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AI-Powered Virtual Biopsy Helps Assess Lung Cancer from Medical Scans

By MedImaging International staff writers
Posted on 23 Feb 2024
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Image: AI extracts information about the chemical makeup of lung tumors from medical scans (Photo courtesy of Imperial College London)
Image: AI extracts information about the chemical makeup of lung tumors from medical scans (Photo courtesy of Imperial College London)

Lung cancer, the leading cause of cancer-related deaths, presents a challenge largely due to the absence of symptoms in its early stages. This underscores the urgent need for new methods to detect and treat the disease before it metastasizes. Typically, patients exhibiting lung cancer symptoms undergo diagnostic procedures like chest X-rays and computed tomography (CT) scans, which can also reveal whether the cancer has spread. When feasible, a biopsy is taken for clinical scientists to examine under a microscope, identifying the type of lung cancer, which is crucial in determining the most effective treatment plan. Additionally, a more recent test, known as metabolomic profiling, requires a tissue biopsy and offers a deeper insight into the tumor cell's chemical and metabolic makeup, providing vital information on how the cancer may progress. However, this test is not commonly used in hospitals due to its labor and time-intensive nature.

Lately, artificial intelligence (AI), particularly generative AI that can create new content from learned data, is being increasingly employed in the field of medical imaging to detect diseases that might be overlooked by human doctors or are imperceptible to the naked eye. Now, researchers at Imperial College London (London, UK) have developed a system that integrates CT scans with the chemical profile of both tumors and normal lung tissue. This innovation not only classifies the type of lung cancer but also provides accurate predictions about patient outcomes. For the first time, the use of medical imaging combined with AI offers what could be considered a 'virtual biopsy' for cancer patients. This non-invasive technique is key in identifying lung cancer types and predicting cancer progression, especially when a physical tissue biopsy is unfeasible or inappropriate.

For the research, the team set out to determine if the chemical information of lung tumors, as indicated in their metabolomic profile, could be detected in CT scans. Building an AI model required training with data from patients who have undergone medical scans, received definitive diagnoses, and for whom additional clinical information is available. Utilizing data from 48 patients treated for lung cancer, each having undergone a CT scan and detailed metabolomic profiling of their tumor and adjacent healthy tissue, the team created an AI-driven deep learning tool named tissue-metabolomic-radiomic-CT (TMR-CT). They discovered a significant and strong link between the patients' metabolomic profiles and the 'deep features' in their CT scans, which manifest as variations in brightness or darkness in the images.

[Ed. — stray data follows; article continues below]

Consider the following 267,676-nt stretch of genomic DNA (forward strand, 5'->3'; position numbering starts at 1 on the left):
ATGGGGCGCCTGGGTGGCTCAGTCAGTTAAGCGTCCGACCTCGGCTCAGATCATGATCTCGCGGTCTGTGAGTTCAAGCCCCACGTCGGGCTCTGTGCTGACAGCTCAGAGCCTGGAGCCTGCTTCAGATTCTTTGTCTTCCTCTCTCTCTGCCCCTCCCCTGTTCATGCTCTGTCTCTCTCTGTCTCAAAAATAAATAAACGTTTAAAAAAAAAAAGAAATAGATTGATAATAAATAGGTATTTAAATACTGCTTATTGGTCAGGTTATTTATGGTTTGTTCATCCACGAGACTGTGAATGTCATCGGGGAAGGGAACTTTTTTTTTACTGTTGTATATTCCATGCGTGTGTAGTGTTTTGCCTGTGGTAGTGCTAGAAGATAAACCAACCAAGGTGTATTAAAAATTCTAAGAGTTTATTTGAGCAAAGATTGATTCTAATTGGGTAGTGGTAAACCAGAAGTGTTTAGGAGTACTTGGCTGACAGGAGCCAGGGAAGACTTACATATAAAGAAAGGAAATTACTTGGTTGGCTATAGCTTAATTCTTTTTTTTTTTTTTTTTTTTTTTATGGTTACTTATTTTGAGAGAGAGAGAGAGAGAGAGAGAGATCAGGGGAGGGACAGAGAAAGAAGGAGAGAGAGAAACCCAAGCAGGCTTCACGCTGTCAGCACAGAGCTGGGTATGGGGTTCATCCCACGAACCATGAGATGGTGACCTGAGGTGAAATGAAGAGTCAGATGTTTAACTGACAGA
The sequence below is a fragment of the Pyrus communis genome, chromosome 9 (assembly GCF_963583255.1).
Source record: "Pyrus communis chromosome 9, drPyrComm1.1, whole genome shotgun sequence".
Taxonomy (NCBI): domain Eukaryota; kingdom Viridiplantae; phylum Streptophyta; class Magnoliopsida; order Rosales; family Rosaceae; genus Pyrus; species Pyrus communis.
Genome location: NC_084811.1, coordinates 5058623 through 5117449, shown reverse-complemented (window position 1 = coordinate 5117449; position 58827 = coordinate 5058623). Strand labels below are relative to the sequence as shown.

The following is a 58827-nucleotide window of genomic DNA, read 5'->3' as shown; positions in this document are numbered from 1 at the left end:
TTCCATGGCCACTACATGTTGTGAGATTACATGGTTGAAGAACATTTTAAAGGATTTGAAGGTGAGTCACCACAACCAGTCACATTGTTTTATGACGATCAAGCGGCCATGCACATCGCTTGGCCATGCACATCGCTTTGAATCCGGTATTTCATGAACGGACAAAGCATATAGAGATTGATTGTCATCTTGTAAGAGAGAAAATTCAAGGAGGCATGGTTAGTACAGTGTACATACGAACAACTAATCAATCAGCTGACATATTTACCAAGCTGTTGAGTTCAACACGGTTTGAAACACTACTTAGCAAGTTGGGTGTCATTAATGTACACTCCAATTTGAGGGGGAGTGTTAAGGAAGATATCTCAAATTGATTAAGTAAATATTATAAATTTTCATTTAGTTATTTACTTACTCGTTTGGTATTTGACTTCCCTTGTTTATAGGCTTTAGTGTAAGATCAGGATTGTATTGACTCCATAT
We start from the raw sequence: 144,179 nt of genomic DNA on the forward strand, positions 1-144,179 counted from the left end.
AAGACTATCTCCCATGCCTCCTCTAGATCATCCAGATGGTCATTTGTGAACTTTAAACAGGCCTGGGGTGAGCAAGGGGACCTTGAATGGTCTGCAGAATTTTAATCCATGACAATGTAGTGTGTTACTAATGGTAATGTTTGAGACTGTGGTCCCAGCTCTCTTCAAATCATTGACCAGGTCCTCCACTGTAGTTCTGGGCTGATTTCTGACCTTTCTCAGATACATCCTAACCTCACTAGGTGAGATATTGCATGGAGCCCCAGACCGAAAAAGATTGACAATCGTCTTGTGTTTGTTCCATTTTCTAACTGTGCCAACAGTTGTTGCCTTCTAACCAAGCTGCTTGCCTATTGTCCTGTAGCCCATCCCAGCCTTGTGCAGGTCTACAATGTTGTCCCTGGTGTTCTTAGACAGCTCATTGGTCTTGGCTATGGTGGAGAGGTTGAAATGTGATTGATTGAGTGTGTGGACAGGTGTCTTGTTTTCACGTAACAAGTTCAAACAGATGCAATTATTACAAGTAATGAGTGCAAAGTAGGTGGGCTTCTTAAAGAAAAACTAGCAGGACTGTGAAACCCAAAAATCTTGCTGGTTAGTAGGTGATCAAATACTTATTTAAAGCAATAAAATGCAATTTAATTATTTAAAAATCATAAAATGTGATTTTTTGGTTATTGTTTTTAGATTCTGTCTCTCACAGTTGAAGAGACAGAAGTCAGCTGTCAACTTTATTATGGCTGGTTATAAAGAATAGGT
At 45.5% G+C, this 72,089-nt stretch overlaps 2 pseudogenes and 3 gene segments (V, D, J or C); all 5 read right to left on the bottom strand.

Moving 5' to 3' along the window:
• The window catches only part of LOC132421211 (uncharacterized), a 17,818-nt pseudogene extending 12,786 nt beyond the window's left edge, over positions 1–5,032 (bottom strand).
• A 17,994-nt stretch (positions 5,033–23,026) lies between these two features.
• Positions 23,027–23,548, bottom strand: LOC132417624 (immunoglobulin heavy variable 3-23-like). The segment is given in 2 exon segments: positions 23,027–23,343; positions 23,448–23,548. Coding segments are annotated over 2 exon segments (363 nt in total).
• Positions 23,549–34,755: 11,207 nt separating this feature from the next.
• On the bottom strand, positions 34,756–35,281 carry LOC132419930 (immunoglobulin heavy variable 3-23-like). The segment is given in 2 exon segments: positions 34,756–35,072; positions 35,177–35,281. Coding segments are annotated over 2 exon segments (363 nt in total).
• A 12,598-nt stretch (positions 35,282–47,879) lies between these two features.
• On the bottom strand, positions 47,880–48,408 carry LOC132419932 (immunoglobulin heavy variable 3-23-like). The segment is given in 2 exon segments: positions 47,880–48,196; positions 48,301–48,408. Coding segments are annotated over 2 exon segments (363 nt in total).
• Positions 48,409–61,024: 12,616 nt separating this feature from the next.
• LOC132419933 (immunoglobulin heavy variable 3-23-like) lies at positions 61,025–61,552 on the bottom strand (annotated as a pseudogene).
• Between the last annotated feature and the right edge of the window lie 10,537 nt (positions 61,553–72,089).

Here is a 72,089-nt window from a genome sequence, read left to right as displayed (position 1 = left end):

The researchers hypothesized that this method could eliminate the need for physical tissue samples, allowing for the inference of tumor metabolic characteristics directly from CT scans. To validate this, they applied the TMR-CT model to a separate group of 723 lung cancer patients who had undergone CT scans but lacked metabolomic data. The findings were remarkable: TMR-CT proficiently categorized lung cancer types and provided reliable predictions about patient outcomes, surpassing traditional CT-based methodologies and clinical evaluations. The team is hopeful about confirming the efficacy of TMR-CT in other patient groups, including those with brain, ovarian, and endometrial cancers, where obtaining biopsies is often challenging. Going forward, this technique could be integrated into commercial medical imaging scanners as an algorithm, thereby revolutionizing cancer diagnostics.

“This research shows the potential of using CT scans to gain a deeper, more nuanced understanding of tissue and tumor chemical composition, that has until now only been accessible through direct tissue sampling,” said Professor Eric Aboagye, from Imperial’s Department of Surgery and Cancer. “This method could prove particularly beneficial in countries like the UK, where lung cancer prevalence is high, and potentially transform diagnostic and treatment protocols.”

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